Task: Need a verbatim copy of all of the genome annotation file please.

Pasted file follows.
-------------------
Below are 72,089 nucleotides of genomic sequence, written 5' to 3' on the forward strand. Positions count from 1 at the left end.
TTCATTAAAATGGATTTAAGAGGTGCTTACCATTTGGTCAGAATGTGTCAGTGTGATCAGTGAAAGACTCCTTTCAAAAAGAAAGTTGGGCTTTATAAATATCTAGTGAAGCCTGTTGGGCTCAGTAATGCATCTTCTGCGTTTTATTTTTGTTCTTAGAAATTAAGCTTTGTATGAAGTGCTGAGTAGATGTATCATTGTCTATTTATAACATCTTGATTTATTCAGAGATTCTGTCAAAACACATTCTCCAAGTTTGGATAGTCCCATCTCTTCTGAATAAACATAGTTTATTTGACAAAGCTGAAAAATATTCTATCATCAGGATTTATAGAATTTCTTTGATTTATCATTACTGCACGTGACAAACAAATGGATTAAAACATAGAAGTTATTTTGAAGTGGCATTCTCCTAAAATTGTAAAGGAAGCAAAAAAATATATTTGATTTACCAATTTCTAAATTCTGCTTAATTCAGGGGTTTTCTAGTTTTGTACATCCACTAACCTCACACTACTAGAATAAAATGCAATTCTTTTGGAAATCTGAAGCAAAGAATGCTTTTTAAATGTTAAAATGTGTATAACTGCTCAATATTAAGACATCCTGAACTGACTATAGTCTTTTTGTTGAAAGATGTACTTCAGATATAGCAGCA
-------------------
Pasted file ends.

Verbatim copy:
Below are 72,089 nucleotides of genomic sequence, written 5' to 3' on the forward strand. Positions count from 1 at the left end.
TTCATTAAAATGGATTTAAGAGGTGCTTACCATTTGGTCAGAATGTGTCAGTGTGATCAGTGAAAGACTCCTTTCAAAAAGAAAGTTGGGCTTTATAAATATCTAGTGAAGCCTGTTGGGCTCAGTAATGCATCTTCTGCGTTTTATTTTTGTTCTTAGAAATTAAGCTTTGTATGAAGTGCTGAGTAGATGTATCATTGTCTATTTATAACATCTTGATTTATTCAGAGATTCTGTCAAAACACATTCTCCAAGTTTGGATAGTCCCATCTCTTCTGAATAAACATAGTTTATTTGACAAAGCTGAAAAATATTCTATCATCAGGATTTATAGAATTTCTTTGATTTATCATTACTGCACGTGACAAACAAATGGATTAAAACATAGAAGTTATTTTGAAGTGGCATTCTCCTAAAATTGTAAAGGAAGCAAAAAAATATATTTGATTTACCAATTTCTAAATTCTGCTTAATTCAGGGGTTTTCTAGTTTTGTACATCCACTAACCTCACACTACTAGAATAAAATGCAATTCTTTTGGAAATCTGAAGCAAAGAATGCTTTTTAAATGTTAAAATGTGTATAACTGCTCAATATTAAGACATCCTGAACTGACTATAGTCTTTTTGTTGAAAGATGTACTTCAGATATAGCAGCA